Contributions à l'exploitation d'exosquelettes actifs pour la rééducation neuromotrice

Abstract : Neuro-motor rehabilitation is one the the new application areas of physically interactive robots. In this domain, the aim is to design machines that are able of assisting an impaired patient's motions when he/she practices physical exercises. One of the key topics is to provide machines capable of finely mastering mechanical forces distributed along human members. This has motivated the development of robotic exoskeletons. However, most of the research so far has focused on kinematics of these devices, with little attention paid to the force transmission question. Rather, this thesis is mostly dedicated to this crucial aspect. The main contributions are in the domain of design and control of robotic exoskeletons, with a main objective defined by the quality of force control. In the domain of design, we have exploited literature results regarding the robot structure and actuation mechatronics. Indeed, a starting point of this research is an existing back-drivable exoskeleton called ABLE, designed by CEA-LIST for assisting human arm. Given this particular robot, which is representative of the state of the art in terms of mechanical properties, we have worked on the mechanical coupling between the robot and the human arm. This has yielded to a general method aimed at designing passive fixation mechanisms between exoskeletons and human members. These mechanisms allows to guarantee global isostaticity and to select transmitted forces in such a way that they are fully controllable. The method is successfully applied to ABLE, with experimental evidence of an increased quality of interaction. Regarding the control aspects, our work has focused on the so-called transparent mode, when the robot has to follow the patient's movement while minimizing the disturbances. We have deployed an original multi-contact force controller, which also uses as an input a prediction of the patient's movement. This mixed force/position controller is, again, successfully experimented on ABLE. A last result of this work concerns evaluation of the interaction quality during comanipulation tasks. Indeed, in order to be able of quantifying improvements brought by design and control developments, it has been necessary to setup a method aimed at reproducibly evaluate the quality of human-robot physical interaction. This is achieved through analyzing simultaneous records of forces and gesture kinematics.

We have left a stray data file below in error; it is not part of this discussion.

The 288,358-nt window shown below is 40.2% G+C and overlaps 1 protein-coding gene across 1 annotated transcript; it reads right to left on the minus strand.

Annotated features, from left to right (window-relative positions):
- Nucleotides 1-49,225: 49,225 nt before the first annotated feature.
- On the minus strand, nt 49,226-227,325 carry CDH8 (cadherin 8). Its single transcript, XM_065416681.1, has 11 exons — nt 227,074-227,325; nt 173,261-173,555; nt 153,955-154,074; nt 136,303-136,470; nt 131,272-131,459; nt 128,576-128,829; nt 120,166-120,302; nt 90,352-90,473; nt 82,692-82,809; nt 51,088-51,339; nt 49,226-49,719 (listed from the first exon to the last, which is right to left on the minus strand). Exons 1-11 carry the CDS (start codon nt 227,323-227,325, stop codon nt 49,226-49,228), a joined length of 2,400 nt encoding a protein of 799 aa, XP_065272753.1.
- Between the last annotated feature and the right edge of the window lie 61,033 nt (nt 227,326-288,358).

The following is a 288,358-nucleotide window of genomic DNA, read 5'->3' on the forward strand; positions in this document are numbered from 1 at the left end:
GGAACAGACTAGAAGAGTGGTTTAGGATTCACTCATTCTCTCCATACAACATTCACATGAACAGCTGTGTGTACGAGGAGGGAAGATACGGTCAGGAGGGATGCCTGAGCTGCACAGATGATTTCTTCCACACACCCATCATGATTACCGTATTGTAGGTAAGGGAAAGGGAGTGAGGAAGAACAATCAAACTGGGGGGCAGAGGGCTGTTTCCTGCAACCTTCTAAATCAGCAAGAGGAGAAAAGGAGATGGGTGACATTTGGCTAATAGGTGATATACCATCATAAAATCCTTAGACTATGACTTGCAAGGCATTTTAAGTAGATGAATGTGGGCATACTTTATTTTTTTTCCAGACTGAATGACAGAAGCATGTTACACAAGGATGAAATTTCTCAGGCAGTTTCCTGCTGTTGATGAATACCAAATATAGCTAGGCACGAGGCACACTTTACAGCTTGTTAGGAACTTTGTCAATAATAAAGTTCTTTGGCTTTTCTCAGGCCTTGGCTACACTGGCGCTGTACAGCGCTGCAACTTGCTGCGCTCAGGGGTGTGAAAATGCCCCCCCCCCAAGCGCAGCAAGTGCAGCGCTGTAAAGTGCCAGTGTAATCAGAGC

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Contributor : Nathanael Jarrassé <>
Submitted on : Monday, November 14, 2011 - 5:30:28 PM
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Nathanaël Jarassé. Contributions à l'exploitation d'exosquelettes actifs pour la rééducation neuromotrice. Automatique / Robotique. Université Pierre et Marie Curie - Paris VI, 2010. Français. ⟨tel-00641079⟩



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